The Aruma Human Rights Advisory Committee met with NDIS Minister Bill Shorten and His Excellency General the Honourable David Hurley and Mrs Linda Hurley.
The Aruma Human Rights Advisory Committee took their voices to Parliament House and were heard by people in high places, including the Governor General and the Minister for the National Disability Insurance Scheme, Bill Shorten.
Elyce Shearer, Co-Chair of the Committee, was honoured to be in Canberra and felt “that this was the biggest opportunity we have ever had to directly change things.”
The morning started with Elyce and her colleague James McCoy being interviewed on the ABC radio AM program (Listen HERE). As the group journeyed to Parliament House, they discussed what they wanted to raise with Minister Shorten and the Governor General. The themes were around the real life experiences of people with a disability, their experiences with the NDIS, how the scheme could be improved and how it impacts daily lives.
Some of the positives the team raised were:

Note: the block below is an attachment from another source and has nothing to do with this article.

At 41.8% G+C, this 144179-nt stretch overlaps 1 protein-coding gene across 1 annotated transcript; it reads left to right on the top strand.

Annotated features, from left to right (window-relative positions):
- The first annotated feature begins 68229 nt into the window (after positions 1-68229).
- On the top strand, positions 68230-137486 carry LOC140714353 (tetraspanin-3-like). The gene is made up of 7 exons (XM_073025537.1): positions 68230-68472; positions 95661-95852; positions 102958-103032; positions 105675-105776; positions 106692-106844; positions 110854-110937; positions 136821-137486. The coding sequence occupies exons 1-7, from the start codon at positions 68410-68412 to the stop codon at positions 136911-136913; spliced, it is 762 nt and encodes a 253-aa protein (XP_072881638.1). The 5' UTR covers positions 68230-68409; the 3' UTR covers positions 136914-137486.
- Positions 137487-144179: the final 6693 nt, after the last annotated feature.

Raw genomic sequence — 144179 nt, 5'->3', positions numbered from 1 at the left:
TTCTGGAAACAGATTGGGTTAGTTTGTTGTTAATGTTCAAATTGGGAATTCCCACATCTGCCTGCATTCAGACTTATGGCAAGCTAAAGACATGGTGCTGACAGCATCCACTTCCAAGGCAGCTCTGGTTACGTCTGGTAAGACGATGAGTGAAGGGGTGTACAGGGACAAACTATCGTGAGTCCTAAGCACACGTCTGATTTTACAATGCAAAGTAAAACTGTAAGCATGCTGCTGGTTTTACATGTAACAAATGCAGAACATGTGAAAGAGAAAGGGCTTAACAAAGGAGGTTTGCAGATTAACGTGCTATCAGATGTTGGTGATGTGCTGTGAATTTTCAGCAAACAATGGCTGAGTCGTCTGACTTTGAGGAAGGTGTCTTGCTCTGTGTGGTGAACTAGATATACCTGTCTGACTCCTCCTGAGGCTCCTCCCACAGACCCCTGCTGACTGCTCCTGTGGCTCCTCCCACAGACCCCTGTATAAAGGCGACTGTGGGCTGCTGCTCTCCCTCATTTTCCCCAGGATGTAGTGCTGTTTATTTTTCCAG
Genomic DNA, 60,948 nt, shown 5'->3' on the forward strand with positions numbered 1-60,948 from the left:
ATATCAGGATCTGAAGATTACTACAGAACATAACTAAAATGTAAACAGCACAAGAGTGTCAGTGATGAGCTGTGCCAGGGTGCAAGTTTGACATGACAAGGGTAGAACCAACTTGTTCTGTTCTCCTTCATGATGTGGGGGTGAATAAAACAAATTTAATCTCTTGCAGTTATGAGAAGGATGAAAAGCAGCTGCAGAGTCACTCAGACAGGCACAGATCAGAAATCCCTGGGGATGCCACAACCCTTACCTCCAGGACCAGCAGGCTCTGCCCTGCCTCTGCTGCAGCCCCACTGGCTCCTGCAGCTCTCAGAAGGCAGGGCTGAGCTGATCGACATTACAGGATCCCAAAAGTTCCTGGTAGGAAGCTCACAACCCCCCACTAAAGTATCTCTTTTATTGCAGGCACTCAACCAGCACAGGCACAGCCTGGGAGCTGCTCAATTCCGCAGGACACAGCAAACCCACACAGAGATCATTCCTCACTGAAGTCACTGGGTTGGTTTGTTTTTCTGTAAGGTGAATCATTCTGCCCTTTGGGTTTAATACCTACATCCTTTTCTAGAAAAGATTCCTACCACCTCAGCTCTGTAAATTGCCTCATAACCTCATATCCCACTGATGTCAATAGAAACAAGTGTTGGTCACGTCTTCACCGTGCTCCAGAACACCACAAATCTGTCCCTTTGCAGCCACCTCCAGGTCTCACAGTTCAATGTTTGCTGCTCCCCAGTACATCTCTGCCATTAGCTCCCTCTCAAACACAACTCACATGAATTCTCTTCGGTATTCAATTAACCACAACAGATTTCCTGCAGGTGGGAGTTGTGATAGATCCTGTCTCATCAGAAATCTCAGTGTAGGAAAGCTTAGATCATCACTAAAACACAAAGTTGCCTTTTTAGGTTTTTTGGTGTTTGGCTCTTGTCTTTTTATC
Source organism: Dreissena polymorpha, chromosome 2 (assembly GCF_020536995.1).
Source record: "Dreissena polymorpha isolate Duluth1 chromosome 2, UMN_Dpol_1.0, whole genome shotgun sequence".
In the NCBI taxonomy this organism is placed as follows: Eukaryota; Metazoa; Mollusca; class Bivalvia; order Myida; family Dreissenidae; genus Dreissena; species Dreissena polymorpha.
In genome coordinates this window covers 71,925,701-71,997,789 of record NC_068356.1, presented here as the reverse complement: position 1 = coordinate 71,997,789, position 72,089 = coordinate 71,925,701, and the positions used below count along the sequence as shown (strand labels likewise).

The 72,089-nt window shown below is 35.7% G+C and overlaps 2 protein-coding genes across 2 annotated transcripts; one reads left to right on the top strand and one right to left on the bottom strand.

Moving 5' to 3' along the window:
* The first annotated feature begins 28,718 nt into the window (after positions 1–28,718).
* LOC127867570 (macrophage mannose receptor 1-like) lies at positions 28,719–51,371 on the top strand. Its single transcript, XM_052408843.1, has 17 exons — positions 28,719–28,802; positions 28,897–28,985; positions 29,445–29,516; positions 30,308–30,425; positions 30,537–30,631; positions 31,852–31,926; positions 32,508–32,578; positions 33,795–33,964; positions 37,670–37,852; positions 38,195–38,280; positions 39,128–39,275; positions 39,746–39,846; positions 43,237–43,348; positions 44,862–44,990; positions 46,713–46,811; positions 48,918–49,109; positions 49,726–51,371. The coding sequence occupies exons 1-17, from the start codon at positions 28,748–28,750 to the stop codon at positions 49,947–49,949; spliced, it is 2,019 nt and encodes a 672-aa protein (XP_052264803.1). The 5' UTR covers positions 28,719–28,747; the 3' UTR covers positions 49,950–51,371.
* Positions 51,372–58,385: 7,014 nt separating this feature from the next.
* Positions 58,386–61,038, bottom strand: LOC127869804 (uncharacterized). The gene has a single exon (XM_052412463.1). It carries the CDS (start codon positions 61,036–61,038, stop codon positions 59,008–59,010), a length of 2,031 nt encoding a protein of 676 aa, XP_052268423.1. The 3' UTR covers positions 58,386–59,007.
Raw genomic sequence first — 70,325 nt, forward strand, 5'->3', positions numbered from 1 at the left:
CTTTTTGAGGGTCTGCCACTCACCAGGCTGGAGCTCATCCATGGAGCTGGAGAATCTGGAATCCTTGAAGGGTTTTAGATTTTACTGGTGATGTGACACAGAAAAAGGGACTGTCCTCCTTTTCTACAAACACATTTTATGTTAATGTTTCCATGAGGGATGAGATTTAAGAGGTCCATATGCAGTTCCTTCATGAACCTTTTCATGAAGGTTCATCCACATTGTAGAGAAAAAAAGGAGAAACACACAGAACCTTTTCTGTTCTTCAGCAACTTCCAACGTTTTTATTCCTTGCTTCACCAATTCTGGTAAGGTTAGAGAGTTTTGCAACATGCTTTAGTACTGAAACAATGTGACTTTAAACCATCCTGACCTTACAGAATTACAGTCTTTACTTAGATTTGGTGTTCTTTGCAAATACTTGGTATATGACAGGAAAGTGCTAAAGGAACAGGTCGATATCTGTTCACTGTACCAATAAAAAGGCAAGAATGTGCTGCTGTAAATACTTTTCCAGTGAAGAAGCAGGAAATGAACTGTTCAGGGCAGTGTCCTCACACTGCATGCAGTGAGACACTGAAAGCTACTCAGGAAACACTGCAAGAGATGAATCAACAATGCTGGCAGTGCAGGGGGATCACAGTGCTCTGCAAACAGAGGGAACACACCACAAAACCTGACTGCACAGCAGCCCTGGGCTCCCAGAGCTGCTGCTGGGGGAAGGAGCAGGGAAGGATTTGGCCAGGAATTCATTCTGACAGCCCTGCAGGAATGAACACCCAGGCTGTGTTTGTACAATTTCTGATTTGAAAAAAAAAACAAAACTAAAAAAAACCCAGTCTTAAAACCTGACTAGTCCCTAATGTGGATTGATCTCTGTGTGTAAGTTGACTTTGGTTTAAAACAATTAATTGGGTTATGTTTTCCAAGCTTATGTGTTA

Some of the frustrations mentioned were:
Minister Shorten thanked the team for their powerful feedback. He told us that he believes in the NDIS but knows it can run better by reducing the red tape.
He stated, “You should be able to receive real time what is in your package.” He confirmed, “We absolutely want to move from annual plans to longer plans.”
In response to some of the concerns raised, he said, “Keeping the same person at the agency is important, so you have continuity of the person. This means you don’t need to re-tell your story but get on with what you want to do.”
The visit ended with Human Rights Advisor, David Hunter connecting with Minister Shorten on LinkedIn so they could chat later about employment options for people with a disability.
Following on from Parliament House the committee had afternoon tea with their Excellencies the Governor-General and his wife Mrs Hurley at the Governor-General’s House. (Did you know the Governor General is Aruma’s patron?)
His Excellency spoke about a richness of spirit in the Australian people, stating, “The quality of the people and the way we respond to issues is what makes us rich as a society. Aruma staff have that richness of spirit.”
Elyce and James were given a personal meeting with their excellencies and Elyce was overjoyed saying, “The biggest realisation from today is Martin Laverty made all this happen with his government connections. This is our chance right now to do something big, make nationwide changes and build vital credibility while we are in the spotlight.”
Those of us on the sidelines watched knowing that our customers, families and staff are a powerful group, and the Aruma Human Rights Advisory Committee has just started to be heard. And what a powerful message they are spreading.
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